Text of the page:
How are Piggy's rights taken advantage of for the sake of the group? Was it fair?  

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rugator eNotes educator| Certified Educator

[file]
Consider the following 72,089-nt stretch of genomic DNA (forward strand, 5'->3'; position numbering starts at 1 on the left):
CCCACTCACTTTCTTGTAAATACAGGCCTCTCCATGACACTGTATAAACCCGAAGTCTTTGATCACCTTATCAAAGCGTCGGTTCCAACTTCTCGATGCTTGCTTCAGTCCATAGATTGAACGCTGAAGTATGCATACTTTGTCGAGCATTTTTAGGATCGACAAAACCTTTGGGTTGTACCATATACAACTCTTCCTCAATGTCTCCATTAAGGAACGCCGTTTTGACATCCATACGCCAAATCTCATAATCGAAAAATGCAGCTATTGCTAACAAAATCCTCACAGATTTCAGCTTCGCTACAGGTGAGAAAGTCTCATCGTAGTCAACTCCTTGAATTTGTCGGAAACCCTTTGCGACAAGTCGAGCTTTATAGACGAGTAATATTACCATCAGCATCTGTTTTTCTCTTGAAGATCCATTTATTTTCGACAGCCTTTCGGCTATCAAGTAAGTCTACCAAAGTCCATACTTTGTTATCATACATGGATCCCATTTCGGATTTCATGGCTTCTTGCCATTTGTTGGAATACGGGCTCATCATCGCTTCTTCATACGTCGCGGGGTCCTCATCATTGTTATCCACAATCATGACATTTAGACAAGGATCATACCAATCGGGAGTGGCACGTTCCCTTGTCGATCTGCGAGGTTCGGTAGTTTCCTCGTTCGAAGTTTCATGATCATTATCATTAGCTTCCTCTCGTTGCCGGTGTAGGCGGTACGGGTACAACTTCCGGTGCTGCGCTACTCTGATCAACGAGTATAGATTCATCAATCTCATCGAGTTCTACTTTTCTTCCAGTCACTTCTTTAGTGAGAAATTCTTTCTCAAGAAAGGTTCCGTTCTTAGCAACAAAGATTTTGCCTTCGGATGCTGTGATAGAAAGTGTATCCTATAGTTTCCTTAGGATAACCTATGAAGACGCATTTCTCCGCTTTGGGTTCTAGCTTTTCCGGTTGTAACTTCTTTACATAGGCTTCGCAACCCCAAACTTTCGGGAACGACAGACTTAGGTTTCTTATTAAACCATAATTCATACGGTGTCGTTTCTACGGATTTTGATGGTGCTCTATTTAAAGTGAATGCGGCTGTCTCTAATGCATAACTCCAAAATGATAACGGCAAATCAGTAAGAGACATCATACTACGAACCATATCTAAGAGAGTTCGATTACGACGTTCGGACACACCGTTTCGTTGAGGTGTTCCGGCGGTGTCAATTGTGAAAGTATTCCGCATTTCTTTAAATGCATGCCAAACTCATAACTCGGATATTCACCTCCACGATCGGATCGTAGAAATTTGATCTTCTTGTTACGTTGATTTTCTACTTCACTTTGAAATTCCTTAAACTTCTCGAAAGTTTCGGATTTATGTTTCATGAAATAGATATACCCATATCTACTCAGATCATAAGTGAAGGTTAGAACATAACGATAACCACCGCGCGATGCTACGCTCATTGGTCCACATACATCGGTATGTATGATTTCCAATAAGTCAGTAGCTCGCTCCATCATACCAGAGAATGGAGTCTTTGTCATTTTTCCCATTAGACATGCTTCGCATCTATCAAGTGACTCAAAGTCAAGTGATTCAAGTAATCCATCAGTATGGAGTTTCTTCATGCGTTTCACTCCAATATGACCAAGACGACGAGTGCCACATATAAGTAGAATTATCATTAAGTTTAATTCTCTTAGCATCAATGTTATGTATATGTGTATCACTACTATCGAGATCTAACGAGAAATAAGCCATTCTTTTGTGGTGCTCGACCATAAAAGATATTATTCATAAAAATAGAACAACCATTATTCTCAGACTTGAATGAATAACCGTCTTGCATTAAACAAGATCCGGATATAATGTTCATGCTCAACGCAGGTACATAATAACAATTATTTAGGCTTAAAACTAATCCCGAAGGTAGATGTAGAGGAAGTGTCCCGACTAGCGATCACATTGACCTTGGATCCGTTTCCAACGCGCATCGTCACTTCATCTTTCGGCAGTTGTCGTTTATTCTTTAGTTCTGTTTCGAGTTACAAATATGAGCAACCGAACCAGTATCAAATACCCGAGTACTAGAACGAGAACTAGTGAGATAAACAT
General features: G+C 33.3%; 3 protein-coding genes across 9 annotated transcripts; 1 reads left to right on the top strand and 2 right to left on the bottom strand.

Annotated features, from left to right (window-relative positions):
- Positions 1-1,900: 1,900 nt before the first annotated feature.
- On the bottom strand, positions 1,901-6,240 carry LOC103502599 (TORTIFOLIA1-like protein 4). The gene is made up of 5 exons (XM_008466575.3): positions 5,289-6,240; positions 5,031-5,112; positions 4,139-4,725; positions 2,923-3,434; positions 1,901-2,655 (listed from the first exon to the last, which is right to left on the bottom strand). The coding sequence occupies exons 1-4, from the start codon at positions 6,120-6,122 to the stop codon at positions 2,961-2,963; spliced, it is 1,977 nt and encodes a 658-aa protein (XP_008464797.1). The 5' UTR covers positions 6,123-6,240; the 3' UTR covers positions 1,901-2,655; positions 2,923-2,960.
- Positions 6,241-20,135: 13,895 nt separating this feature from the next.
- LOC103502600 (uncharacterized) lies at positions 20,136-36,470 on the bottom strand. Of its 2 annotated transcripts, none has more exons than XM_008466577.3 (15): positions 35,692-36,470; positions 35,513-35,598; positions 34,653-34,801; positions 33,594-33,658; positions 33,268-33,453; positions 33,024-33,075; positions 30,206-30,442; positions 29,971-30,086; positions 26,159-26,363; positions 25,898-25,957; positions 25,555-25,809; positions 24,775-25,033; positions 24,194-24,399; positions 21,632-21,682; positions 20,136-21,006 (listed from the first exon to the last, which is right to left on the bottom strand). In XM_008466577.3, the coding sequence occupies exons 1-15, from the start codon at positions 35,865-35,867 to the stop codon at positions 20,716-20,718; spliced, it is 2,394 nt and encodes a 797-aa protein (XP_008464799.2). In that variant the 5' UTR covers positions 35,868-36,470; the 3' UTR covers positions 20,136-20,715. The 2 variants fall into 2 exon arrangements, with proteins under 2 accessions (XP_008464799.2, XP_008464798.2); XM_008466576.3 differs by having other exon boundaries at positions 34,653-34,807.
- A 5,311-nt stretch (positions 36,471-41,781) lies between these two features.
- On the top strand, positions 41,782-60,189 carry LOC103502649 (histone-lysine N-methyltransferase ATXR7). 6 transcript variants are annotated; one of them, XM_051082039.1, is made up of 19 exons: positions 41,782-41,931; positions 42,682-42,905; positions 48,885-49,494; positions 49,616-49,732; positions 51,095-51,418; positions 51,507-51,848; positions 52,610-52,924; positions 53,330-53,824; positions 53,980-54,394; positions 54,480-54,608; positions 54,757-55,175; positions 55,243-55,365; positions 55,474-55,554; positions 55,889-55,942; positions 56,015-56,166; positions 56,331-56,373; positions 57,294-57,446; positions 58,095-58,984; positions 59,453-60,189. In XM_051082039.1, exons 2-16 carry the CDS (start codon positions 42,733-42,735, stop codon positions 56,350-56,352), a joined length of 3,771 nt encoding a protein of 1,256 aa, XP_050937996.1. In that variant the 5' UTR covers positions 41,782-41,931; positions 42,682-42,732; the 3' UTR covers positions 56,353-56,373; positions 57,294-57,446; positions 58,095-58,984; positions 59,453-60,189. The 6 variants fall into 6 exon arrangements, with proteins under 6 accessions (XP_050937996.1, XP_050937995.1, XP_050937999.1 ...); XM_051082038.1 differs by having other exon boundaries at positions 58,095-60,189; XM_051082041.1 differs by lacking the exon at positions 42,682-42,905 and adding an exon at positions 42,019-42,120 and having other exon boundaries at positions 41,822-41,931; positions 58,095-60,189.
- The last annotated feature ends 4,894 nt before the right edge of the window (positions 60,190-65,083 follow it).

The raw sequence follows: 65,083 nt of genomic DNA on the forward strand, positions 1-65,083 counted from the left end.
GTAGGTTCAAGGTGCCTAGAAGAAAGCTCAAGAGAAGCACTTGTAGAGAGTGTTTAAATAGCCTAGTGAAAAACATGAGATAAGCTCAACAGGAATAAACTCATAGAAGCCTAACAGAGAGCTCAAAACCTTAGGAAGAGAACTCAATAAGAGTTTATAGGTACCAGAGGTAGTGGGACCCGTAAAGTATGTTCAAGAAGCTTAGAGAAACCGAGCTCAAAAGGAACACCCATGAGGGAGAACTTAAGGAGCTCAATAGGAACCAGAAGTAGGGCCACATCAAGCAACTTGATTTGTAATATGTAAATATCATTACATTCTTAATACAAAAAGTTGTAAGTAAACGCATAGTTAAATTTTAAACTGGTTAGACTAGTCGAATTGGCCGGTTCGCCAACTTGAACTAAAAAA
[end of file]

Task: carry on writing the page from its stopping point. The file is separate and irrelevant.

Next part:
Piggy's rights were taken advantage of if you believe that one's individual liberty is more important than the right's and obligations one has to a society as a whole. One could argue that the use of Piggy's glasses to ignite the fire was more important than his use of them for his own eyesight. What obligation (if any) did Piggy have for the greater good? Should their use been offered up by Piggy and if not, then the society would have to respect his individual and exclusive use of his own property? On the other hand, those who champion an individual's right would argue that Piggy was under no obligation to provide his glasses for use by the society. As it was, he was not given the choice. Had the glasses belonged to Ralph or Jack, perhaps there would have been a more "democratic" approach to their use. Because Piggy was perceived as a weak member of their society, his glasses (and their subsequent use) were usurped by the group. This goes to the Machiavellian notion of "the ends justifying the means." In either case, a logical arguement could be made for either case.